Why Hyderabad’s Musi river needs a helping hand
A team of 18 workers physically shove the filth dumped in Musi river forward
Except for a few days in a year during the monsoon, Hyderabad’s Musi river cannot flow on its own. On Friday, when a group of students came to see the Musi riverfront as part of a heritage walk, they were surprised to see men standing in knee-deep water trying to push and shove garbage in the river.
“Why are they pushing the plastic bags? Doesn’t the water flow?” asked one curious girl.
“The water used to flow, but after they built this rubber dam near the High Court building, the water stagnates and slows down, leading to pools where mosquitoes breed,” said Gowlikar Ram, one of the workers from the Entomology Department of the Greater Hyderabad Municipal Corporation (GHMC), tasked with ensuring the flow of water.
Every day, except on holidays and Sundays, Ram and his colleague K. Srinivas strip down to their inner wear, wear their work jacket, and get into the dark, fetid water. “This is our job. We are a team of 18 members. While 14 of us work on the 8 km stretch of the river from Purana Pul to Dilsukhnagar, four others spray disinfectants to control the mosquito population,” Mr. Ram said.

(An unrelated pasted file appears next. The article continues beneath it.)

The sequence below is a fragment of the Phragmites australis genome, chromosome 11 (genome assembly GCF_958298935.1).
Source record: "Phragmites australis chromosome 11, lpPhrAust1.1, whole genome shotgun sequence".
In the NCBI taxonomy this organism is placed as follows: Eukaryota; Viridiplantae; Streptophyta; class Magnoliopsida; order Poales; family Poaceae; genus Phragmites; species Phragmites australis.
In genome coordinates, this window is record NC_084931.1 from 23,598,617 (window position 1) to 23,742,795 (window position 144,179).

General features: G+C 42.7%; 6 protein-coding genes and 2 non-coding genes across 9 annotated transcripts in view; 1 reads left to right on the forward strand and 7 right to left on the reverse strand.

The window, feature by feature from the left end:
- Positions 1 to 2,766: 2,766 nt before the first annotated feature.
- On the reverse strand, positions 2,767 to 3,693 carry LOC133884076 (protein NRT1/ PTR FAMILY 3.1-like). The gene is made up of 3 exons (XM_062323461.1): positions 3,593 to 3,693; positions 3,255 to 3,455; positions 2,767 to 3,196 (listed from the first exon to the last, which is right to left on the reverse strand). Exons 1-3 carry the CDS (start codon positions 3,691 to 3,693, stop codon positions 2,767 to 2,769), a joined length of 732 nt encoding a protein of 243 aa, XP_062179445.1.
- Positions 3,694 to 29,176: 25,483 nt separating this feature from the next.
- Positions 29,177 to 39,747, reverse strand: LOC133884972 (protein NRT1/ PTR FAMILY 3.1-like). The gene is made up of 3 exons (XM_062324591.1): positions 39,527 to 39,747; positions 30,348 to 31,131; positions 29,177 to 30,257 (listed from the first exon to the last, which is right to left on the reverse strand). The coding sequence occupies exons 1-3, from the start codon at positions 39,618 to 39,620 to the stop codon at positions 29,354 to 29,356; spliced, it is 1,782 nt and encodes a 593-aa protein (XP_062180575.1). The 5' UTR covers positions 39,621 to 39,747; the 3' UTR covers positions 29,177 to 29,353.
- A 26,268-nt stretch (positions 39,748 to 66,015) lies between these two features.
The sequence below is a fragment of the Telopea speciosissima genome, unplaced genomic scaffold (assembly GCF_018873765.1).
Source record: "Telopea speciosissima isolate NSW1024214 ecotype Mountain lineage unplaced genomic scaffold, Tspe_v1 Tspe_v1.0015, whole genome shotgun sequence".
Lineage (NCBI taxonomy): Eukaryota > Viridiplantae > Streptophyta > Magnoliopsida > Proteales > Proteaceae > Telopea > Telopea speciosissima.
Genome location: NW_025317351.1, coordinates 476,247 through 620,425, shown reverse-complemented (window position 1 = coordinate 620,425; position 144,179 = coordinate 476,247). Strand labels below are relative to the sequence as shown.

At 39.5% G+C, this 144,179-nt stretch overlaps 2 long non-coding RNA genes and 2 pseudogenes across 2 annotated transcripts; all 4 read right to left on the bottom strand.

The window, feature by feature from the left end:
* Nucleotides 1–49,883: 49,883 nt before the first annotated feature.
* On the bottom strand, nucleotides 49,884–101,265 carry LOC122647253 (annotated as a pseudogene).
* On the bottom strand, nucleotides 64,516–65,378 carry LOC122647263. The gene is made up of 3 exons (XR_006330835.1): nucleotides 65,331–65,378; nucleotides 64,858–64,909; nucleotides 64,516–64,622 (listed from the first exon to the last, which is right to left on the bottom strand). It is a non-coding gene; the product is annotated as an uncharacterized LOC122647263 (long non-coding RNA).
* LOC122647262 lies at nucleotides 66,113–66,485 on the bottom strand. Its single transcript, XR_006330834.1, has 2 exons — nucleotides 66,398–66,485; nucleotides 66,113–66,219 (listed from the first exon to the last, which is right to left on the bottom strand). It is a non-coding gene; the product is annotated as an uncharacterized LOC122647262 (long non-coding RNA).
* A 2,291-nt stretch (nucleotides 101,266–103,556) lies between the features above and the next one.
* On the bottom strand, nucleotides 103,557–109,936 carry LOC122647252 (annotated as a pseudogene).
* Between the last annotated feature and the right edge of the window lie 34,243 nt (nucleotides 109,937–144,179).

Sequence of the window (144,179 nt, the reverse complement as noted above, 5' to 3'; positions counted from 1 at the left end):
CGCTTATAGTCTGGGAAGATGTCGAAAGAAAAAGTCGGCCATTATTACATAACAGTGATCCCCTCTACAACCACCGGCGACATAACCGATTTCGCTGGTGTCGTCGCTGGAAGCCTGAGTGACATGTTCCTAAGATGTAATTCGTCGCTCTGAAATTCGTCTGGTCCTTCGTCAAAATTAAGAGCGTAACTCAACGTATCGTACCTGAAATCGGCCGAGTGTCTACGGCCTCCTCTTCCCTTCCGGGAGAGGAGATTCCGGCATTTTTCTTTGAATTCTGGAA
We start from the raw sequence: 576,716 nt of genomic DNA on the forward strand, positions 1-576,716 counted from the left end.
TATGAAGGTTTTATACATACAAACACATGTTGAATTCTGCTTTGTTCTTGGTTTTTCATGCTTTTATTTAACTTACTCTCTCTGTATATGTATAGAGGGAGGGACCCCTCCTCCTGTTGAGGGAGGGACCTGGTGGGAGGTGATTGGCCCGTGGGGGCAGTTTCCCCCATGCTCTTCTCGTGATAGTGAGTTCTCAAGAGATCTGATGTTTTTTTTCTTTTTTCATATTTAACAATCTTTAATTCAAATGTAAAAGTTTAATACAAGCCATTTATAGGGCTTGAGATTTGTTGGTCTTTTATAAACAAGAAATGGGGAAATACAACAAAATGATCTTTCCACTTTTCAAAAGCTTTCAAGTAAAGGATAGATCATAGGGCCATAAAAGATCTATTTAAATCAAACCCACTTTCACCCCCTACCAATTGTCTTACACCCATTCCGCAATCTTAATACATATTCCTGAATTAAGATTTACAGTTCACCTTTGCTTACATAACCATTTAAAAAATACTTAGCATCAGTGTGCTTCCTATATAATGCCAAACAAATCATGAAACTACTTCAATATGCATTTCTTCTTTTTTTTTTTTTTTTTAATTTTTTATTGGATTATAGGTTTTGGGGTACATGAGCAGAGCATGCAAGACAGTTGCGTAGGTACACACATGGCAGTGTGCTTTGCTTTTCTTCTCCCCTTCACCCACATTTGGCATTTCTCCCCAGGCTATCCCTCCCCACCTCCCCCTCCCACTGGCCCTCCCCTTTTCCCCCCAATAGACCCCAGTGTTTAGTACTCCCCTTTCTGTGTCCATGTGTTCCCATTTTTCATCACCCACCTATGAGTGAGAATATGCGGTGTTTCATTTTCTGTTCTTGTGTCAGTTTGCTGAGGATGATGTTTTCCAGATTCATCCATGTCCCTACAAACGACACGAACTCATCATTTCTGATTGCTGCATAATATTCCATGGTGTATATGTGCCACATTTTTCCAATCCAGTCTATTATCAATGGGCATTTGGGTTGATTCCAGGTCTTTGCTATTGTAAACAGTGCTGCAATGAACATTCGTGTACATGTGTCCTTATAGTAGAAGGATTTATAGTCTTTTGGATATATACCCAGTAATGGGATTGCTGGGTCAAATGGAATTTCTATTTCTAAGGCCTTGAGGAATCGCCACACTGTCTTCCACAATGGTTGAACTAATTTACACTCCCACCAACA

The duo pushes a few plants into the water, and sometimes they fish out plastic packets. A majority of them are filled with the organic waste of puja offerings, including mango leaves, coconuts and flowers. Most of them are thrown into the water upstream at Tipu Khan bridge, Attapur, Purana Pul and Mussalam Jung bridge.
“There are broken glass pieces, thorns, and rocks which scrape and cut our bodies. Carcasses of dogs and pigs also float by and we have to manage them,” said Mr. Ram, who has a bath for an hour to get rid of the odour from his body. “But it still sticks to you, and there is a constant itch,” he said.
The rubber dam was completed in 2009 at a cost of ₹5.64 crore. It was expected to hold enough water to flood the area behind it and recreate the magic of a river filled with water. Instead, a conflict with local residents, the washermen community, and the civic body turned it into a festering mess.
No aquatic life
“If it was clean water that was stagnant, there would be no problem. There is no aquatic life here. Now the water stagnates at multiple locations, and it becomes a breeding ground for mosquitoes. Then people complain to us. This is the only solution now,” said a senior official of the GHMC.
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